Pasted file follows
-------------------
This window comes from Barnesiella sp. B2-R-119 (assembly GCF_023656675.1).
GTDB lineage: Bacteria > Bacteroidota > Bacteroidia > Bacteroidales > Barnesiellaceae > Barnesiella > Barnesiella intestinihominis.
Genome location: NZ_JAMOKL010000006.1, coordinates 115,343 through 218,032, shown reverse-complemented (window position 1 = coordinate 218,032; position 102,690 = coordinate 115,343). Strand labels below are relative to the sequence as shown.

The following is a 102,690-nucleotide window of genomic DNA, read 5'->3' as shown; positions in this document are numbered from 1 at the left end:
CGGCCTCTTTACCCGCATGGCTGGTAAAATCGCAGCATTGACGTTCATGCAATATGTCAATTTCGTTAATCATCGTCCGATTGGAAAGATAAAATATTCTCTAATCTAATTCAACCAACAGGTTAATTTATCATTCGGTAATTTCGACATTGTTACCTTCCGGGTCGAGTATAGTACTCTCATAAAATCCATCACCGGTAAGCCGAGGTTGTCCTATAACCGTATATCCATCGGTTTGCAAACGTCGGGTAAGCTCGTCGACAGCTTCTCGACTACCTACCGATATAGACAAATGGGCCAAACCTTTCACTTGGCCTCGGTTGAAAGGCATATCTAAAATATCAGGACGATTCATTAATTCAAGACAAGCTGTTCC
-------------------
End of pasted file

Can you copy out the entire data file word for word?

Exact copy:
This window comes from Barnesiella sp. B2-R-119 (assembly GCF_023656675.1).
GTDB lineage: Bacteria > Bacteroidota > Bacteroidia > Bacteroidales > Barnesiellaceae > Barnesiella > Barnesiella intestinihominis.
Genome location: NZ_JAMOKL010000006.1, coordinates 115,343 through 218,032, shown reverse-complemented (window position 1 = coordinate 218,032; position 102,690 = coordinate 115,343). Strand labels below are relative to the sequence as shown.

The following is a 102,690-nucleotide window of genomic DNA, read 5'->3' as shown; positions in this document are numbered from 1 at the left end:
CGGCCTCTTTACCCGCATGGCTGGTAAAATCGCAGCATTGACGTTCATGCAATATGTCAATTTCGTTAATCATCGTCCGATTGGAAAGATAAAATATTCTCTAATCTAATTCAACCAACAGGTTAATTTATCATTCGGTAATTTCGACATTGTTACCTTCCGGGTCGAGTATAGTACTCTCATAAAATCCATCACCGGTAAGCCGAGGTTGTCCTATAACCGTATATCCATCGGTTTGCAAACGTCGGGTAAGCTCGTCGACAGCTTCTCGACTACCTACCGATATAGACAAATGGGCCAAACCTTTCACTTGGCCTCGGTTGAAAGGCATATCTAAAATATCAGGACGATTCATTAATTCAAGACAAGCTGTTCC